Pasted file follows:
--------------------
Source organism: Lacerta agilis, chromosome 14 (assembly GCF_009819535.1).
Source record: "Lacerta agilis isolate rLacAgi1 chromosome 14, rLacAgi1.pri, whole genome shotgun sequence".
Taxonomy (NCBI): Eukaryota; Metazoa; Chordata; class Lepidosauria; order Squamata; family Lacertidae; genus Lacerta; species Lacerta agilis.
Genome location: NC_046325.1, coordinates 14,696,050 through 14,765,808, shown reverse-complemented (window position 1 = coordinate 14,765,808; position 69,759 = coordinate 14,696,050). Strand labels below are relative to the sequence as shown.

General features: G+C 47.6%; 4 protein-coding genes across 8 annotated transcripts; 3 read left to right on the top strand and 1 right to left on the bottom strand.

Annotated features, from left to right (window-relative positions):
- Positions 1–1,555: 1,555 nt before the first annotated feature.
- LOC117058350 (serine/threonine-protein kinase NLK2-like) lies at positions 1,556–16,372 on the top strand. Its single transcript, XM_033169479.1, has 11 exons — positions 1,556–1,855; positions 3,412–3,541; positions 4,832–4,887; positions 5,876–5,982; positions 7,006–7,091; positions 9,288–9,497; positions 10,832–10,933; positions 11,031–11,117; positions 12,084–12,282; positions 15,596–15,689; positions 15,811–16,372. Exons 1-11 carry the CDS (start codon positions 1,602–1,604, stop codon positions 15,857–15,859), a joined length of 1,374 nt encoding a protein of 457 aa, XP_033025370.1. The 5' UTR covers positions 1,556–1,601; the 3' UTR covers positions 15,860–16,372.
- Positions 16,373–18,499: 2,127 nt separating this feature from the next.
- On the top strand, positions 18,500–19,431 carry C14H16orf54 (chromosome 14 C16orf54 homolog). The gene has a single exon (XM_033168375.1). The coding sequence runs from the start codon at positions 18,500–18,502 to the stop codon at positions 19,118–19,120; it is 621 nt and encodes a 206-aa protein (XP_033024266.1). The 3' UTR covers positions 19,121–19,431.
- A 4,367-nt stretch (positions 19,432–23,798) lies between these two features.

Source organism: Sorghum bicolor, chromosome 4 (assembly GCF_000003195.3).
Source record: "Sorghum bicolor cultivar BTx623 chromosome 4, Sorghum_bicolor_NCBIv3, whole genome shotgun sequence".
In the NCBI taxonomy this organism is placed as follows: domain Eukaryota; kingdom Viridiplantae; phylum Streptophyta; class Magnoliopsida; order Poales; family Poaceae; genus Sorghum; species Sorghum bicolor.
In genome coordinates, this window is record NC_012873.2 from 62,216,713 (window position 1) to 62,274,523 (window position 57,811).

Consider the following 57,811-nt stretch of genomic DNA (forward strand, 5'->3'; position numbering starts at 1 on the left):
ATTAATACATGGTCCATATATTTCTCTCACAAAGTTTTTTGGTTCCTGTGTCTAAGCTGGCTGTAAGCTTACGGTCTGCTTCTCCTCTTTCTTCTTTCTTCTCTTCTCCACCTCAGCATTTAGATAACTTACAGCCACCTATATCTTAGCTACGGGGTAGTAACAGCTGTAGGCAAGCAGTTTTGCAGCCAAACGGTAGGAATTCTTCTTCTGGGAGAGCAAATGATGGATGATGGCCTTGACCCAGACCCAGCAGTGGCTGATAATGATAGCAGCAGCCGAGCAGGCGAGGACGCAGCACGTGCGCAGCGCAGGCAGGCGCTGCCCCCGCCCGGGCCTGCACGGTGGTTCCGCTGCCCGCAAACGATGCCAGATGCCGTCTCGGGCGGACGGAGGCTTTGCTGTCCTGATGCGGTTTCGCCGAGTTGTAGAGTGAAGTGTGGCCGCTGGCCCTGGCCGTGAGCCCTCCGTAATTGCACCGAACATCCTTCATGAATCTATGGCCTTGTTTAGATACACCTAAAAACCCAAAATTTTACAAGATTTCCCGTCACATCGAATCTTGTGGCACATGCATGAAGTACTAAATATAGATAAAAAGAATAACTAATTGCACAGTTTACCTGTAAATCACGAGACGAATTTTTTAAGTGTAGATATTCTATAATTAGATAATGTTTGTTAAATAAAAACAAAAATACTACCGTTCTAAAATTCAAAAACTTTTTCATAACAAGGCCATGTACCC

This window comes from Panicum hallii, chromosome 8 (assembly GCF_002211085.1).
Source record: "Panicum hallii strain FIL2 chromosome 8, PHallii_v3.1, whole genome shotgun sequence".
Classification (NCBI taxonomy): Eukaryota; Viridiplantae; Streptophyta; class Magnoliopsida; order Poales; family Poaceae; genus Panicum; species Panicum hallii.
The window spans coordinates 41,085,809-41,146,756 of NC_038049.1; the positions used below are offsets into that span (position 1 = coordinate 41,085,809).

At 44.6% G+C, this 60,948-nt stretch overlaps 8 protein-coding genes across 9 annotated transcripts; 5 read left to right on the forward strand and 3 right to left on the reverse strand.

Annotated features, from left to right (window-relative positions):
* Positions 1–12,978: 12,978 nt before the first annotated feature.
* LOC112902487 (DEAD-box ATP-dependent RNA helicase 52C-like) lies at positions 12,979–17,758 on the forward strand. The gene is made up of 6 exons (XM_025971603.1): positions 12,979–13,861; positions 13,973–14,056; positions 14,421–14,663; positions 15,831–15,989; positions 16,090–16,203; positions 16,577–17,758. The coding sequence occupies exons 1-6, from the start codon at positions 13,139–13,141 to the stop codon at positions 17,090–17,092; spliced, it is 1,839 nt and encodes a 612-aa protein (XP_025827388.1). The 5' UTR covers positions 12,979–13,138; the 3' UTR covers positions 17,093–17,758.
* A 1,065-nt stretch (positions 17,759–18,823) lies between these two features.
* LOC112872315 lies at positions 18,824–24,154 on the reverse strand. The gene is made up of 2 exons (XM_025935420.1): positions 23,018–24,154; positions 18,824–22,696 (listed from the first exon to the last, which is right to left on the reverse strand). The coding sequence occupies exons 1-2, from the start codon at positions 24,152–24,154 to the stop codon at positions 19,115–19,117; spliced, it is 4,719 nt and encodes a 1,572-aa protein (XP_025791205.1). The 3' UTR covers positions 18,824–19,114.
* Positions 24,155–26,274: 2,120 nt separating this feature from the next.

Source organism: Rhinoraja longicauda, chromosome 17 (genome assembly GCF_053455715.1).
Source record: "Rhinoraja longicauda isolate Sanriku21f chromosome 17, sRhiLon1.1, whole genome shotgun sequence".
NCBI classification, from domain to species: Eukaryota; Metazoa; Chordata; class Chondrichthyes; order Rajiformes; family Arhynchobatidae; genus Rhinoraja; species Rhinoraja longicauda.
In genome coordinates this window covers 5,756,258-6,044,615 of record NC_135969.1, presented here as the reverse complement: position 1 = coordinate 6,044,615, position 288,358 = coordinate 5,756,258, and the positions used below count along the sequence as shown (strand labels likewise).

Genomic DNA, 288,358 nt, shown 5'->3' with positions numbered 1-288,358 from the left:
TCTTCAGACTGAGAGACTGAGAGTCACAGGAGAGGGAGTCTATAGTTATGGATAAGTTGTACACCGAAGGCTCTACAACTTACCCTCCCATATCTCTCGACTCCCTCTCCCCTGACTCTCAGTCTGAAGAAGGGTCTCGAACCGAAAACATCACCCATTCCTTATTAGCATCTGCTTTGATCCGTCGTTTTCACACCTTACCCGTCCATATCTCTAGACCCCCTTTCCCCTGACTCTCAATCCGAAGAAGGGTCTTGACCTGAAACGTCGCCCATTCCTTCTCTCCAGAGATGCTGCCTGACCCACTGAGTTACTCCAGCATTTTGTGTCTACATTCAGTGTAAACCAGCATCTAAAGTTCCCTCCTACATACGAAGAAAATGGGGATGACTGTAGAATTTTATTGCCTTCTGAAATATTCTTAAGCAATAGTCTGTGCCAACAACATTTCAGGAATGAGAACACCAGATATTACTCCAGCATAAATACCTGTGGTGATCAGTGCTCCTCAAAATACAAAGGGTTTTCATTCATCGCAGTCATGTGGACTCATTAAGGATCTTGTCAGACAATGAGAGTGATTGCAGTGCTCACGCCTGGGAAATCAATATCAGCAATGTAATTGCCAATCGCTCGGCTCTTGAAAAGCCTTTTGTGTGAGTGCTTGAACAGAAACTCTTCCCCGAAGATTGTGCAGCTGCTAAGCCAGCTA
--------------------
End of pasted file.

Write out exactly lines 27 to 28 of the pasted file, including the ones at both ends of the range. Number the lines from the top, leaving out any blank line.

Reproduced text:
* LOC112872315 lies at positions 18,824–24,154 on the reverse strand. The gene is made up of 2 exons (XM_025935420.1): positions 23,018–24,154; positions 18,824–22,696 (listed from the first exon to the last, which is right to left on the reverse strand). The coding sequence occupies exons 1-2, from the start codon at positions 24,152–24,154 to the stop codon at positions 19,115–19,117; spliced, it is 4,719 nt and encodes a 1,572-aa protein (XP_025791205.1). The 3' UTR covers positions 18,824–19,114.
* Positions 24,155–26,274: 2,120 nt separating this feature from the next.